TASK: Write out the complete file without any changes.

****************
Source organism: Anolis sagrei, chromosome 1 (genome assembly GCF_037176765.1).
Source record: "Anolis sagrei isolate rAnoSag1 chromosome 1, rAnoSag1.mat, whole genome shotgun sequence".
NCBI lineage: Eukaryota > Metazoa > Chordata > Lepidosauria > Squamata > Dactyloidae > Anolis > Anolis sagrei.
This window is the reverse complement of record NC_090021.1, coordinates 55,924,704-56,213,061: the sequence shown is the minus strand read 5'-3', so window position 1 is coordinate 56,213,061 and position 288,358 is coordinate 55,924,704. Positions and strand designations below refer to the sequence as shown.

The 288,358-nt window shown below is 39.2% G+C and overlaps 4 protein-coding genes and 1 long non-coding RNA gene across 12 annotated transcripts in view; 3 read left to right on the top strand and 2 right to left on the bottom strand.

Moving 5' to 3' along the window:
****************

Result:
Source organism: Anolis sagrei, chromosome 1 (genome assembly GCF_037176765.1).
Source record: "Anolis sagrei isolate rAnoSag1 chromosome 1, rAnoSag1.mat, whole genome shotgun sequence".
NCBI lineage: Eukaryota > Metazoa > Chordata > Lepidosauria > Squamata > Dactyloidae > Anolis > Anolis sagrei.
This window is the reverse complement of record NC_090021.1, coordinates 55,924,704-56,213,061: the sequence shown is the minus strand read 5'-3', so window position 1 is coordinate 56,213,061 and position 288,358 is coordinate 55,924,704. Positions and strand designations below refer to the sequence as shown.

The 288,358-nt window shown below is 39.2% G+C and overlaps 4 protein-coding genes and 1 long non-coding RNA gene across 12 annotated transcripts in view; 3 read left to right on the top strand and 2 right to left on the bottom strand.

Moving 5' to 3' along the window: